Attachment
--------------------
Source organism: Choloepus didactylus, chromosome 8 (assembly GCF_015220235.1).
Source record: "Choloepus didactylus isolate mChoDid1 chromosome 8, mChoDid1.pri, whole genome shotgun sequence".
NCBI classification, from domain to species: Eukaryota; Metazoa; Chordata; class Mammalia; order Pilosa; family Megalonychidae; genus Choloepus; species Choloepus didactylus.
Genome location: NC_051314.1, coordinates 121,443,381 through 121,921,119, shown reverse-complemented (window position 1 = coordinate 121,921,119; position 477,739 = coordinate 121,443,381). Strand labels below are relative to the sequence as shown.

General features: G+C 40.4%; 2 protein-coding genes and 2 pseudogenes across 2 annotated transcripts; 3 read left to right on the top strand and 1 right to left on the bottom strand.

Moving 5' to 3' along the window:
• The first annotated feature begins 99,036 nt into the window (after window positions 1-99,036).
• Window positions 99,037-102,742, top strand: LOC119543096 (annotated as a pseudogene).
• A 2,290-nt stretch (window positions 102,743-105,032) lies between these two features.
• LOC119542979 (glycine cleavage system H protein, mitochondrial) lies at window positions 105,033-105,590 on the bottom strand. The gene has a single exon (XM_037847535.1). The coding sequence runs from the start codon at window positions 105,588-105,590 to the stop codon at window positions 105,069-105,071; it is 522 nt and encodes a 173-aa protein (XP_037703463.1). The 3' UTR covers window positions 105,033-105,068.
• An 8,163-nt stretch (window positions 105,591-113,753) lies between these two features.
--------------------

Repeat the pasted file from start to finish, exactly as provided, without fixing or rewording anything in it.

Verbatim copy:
Source organism: Choloepus didactylus, chromosome 8 (assembly GCF_015220235.1).
Source record: "Choloepus didactylus isolate mChoDid1 chromosome 8, mChoDid1.pri, whole genome shotgun sequence".
NCBI classification, from domain to species: Eukaryota; Metazoa; Chordata; class Mammalia; order Pilosa; family Megalonychidae; genus Choloepus; species Choloepus didactylus.
Genome location: NC_051314.1, coordinates 121,443,381 through 121,921,119, shown reverse-complemented (window position 1 = coordinate 121,921,119; position 477,739 = coordinate 121,443,381). Strand labels below are relative to the sequence as shown.

General features: G+C 40.4%; 2 protein-coding genes and 2 pseudogenes across 2 annotated transcripts; 3 read left to right on the top strand and 1 right to left on the bottom strand.

Moving 5' to 3' along the window:
• The first annotated feature begins 99,036 nt into the window (after window positions 1-99,036).
• Window positions 99,037-102,742, top strand: LOC119543096 (annotated as a pseudogene).
• A 2,290-nt stretch (window positions 102,743-105,032) lies between these two features.
• LOC119542979 (glycine cleavage system H protein, mitochondrial) lies at window positions 105,033-105,590 on the bottom strand. The gene has a single exon (XM_037847535.1). The coding sequence runs from the start codon at window positions 105,588-105,590 to the stop codon at window positions 105,069-105,071; it is 522 nt and encodes a 173-aa protein (XP_037703463.1). The 3' UTR covers window positions 105,033-105,068.
• An 8,163-nt stretch (window positions 105,591-113,753) lies between these two features.